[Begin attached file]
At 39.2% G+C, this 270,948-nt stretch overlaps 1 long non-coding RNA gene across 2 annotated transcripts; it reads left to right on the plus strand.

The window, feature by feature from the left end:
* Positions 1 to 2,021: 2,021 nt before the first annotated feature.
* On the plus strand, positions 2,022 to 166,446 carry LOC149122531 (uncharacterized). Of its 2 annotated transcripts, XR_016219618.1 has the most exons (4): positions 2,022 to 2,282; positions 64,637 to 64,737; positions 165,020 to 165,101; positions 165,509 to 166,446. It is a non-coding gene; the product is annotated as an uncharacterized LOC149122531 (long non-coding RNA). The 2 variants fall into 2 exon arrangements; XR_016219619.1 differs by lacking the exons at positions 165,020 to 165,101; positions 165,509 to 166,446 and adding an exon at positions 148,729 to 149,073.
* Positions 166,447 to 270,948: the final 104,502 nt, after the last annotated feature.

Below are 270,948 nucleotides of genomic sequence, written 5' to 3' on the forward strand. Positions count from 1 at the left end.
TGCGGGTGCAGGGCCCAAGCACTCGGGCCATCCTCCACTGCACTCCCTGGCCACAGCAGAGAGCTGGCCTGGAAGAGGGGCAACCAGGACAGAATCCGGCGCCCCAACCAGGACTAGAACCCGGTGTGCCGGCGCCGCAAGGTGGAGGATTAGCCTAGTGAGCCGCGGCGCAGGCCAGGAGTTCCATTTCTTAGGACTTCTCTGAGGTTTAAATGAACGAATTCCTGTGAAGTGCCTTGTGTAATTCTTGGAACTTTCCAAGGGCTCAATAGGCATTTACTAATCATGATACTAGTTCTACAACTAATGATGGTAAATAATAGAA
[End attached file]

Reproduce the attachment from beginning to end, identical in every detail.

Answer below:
At 39.2% G+C, this 270,948-nt stretch overlaps 1 long non-coding RNA gene across 2 annotated transcripts; it reads left to right on the plus strand.

The window, feature by feature from the left end:
* Positions 1 to 2,021: 2,021 nt before the first annotated feature.
* On the plus strand, positions 2,022 to 166,446 carry LOC149122531 (uncharacterized). Of its 2 annotated transcripts, XR_016219618.1 has the most exons (4): positions 2,022 to 2,282; positions 64,637 to 64,737; positions 165,020 to 165,101; positions 165,509 to 166,446. It is a non-coding gene; the product is annotated as an uncharacterized LOC149122531 (long non-coding RNA). The 2 variants fall into 2 exon arrangements; XR_016219619.1 differs by lacking the exons at positions 165,020 to 165,101; positions 165,509 to 166,446 and adding an exon at positions 148,729 to 149,073.
* Positions 166,447 to 270,948: the final 104,502 nt, after the last annotated feature.

Below are 270,948 nucleotides of genomic sequence, written 5' to 3' on the forward strand. Positions count from 1 at the left end.
TGCGGGTGCAGGGCCCAAGCACTCGGGCCATCCTCCACTGCACTCCCTGGCCACAGCAGAGAGCTGGCCTGGAAGAGGGGCAACCAGGACAGAATCCGGCGCCCCAACCAGGACTAGAACCCGGTGTGCCGGCGCCGCAAGGTGGAGGATTAGCCTAGTGAGCCGCGGCGCAGGCCAGGAGTTCCATTTCTTAGGACTTCTCTGAGGTTTAAATGAACGAATTCCTGTGAAGTGCCTTGTGTAATTCTTGGAACTTTCCAAGGGCTCAATAGGCATTTACTAATCATGATACTAGTTCTACAACTAATGATGGTAAATAATAGAA